Troglodytes cobbi 

Scope: Global
Language: English

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Taxonomy [top]

Kingdom Phylum Class Order Family
Animalia Chordata Aves Passeriformes Troglodytidae

Scientific Name: Troglodytes cobbi Chubb, 1909
Common Name(s):
English Cobb's Wren
Taxonomic Source(s): Woods, R. W. 1993. Cobb's Wren Troglodytes (aedon) cobbi of the Falkland Islands. Bulletin of the British Ornithologists' Club 113: 195-207.
Identification information: 13.5 cm. Smallish, dark wren. Uniformly dark chestnut-brown upperparts. Greyer head. Pale greyish-buff underparts. Wings and tail barred dark brown and pale buff. Slender blackish bill. Voice Harsh chiz notes. Song is complex and variable, mixed phrase of trills and whistles with harsh notes.

Assessment Information [top]

Red List Category & Criteria: Least Concern ver 3.1
Year Published: 2017
Date Assessed: 2017-10-01
Assessor(s): BirdLife International
Reviewer(s): Symes, A.
Contributor(s): Ingham, R., Munro, G., Poncet, S., Stringer, C. & Woods, R.W.
Facilitator/Compiler(s): Gilroy, J., Pilgrim, J., Pople, R., Sharpe, C.J., Symes, A., Stringer, C., Westrip, J.

Surveys have now located this species on more than 120 islands. While it is only found on predator-free islands, rat eradication programmes appear to have helped this species and the population trend appears to have been stable for some time. The species is no longer considered to approach the threshold for Vulnerable under any criterion and so has been downlisted to Least Concern.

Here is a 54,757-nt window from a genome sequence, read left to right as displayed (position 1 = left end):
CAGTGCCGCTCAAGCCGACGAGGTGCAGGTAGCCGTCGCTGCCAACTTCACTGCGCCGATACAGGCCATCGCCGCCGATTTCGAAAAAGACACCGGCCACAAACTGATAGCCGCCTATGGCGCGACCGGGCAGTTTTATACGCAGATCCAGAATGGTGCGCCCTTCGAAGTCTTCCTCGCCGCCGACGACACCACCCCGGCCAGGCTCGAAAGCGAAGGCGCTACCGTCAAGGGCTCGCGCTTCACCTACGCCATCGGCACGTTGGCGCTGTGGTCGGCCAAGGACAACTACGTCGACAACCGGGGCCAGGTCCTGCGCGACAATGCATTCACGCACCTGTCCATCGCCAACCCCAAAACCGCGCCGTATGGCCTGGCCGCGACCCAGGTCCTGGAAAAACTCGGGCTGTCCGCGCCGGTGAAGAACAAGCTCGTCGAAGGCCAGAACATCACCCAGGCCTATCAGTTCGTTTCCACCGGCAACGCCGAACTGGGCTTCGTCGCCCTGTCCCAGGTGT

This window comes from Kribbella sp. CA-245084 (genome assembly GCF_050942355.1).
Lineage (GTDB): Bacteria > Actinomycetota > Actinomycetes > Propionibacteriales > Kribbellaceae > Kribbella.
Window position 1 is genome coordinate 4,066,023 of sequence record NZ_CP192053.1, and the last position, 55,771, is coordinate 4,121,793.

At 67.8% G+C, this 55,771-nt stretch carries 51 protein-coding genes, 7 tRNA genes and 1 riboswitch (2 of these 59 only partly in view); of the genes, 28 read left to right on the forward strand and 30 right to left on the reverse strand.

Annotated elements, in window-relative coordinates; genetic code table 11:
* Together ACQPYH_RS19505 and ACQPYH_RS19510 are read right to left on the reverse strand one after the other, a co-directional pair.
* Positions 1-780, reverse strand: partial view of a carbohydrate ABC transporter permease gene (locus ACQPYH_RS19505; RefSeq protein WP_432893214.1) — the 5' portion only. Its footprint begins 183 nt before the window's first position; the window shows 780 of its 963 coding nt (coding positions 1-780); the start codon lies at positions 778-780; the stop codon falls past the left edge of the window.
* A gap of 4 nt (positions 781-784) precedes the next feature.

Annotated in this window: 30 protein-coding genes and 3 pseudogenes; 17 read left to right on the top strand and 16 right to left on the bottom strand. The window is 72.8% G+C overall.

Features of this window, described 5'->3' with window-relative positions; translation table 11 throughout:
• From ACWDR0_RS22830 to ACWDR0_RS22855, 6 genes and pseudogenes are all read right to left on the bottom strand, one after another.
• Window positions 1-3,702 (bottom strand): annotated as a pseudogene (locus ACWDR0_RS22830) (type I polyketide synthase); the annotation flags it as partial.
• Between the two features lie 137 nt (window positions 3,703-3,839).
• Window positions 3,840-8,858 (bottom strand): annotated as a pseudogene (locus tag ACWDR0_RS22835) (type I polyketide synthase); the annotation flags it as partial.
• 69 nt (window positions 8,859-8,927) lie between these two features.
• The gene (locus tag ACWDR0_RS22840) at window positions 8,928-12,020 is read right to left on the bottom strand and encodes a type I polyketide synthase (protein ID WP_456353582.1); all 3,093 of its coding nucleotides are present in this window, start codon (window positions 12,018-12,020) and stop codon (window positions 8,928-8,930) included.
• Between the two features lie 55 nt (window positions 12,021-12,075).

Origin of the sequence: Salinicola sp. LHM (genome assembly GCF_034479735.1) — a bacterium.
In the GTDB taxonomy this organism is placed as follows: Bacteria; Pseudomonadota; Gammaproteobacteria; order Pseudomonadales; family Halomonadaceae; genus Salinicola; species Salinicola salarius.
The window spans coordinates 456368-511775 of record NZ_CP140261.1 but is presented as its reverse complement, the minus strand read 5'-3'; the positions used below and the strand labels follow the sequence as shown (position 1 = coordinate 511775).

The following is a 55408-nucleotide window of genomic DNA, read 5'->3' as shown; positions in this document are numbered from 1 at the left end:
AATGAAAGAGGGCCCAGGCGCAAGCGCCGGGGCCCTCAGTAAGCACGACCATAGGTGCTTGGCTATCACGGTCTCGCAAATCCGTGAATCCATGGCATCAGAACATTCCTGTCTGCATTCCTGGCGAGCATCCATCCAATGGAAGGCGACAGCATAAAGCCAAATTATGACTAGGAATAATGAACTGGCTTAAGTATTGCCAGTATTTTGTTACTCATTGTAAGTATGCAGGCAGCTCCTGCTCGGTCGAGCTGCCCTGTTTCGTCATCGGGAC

Previously published Red List assessments:

Geographic Range [top]

Range Description:Troglodytes cobbi has a very scattered distribution in the Falkland Islands (Malvinas). Surveys in 1983/1984-1992/1993 indicated breeding on 12 offshore islands and islets, and estimated the total population at 1,300-2,400 pairs (Woods and Woods 1997). In later years, surveys indicated breeding on 35 islands (N. Huin in litt. 2007), and estimated the total population at 4,500-8,000 pairs (R. W. Woods in litt. 1999, Woods 2000). In 2008 it was estimated to breed on 70 islands, half of which are smaller than 50 ha (Woods and Otley 2008). However, since 2008, more islands have been surveyed for presence of T. cobbi and the total number of confirmed breeding islands now stands at 122 (Poncet 2011, S. Poncet per C. Stringer in litt. 2016). The species’ Area of Occupancy has not been calculated, but the total area of the islands where it is known to breed is approximately 256km2, with the species occurring up to 1.6km from coastal tussac grass (Woods 1993). Despite the discovery of additional breeding islands, estimates of population density led to the conclusion that the 2008 population estimate of ca. 9,000-16,000 individuals or ca. 6,000 pairs remains realistic (Poncet 2011). Most of the islands are in small groups, separated by up to 64 km of sea, and there is no evidence to suggest an interchange between these island populations (Woods 1993, Woods and Woods 1997). However, it is likely that dispersing immatures are able to cross small bays (R. W. Woods in litt. 1999). In 1983, sample plots on Kidney and Carcass Islands produced population densities of four territorial males per hectare in optimum habitat and two males per hectare in less suitable conditions (R. W. Woods in litt. 1999).

Countries occurrence:
Falkland Islands (Malvinas)
Additional data:
Continuing decline in area of occupancy (AOO):Unknown
Extreme fluctuations in area of occupancy (AOO):NoEstimated extent of occurrence (EOO) - km2:29200
Continuing decline in extent of occurrence (EOO):UnknownExtreme fluctuations in extent of occurrence (EOO):No
Number of Locations:11-100Continuing decline in number of locations:Unknown
Extreme fluctuations in the number of locations:No
Range Map:Click here to open the map viewer and explore range.

Population [top]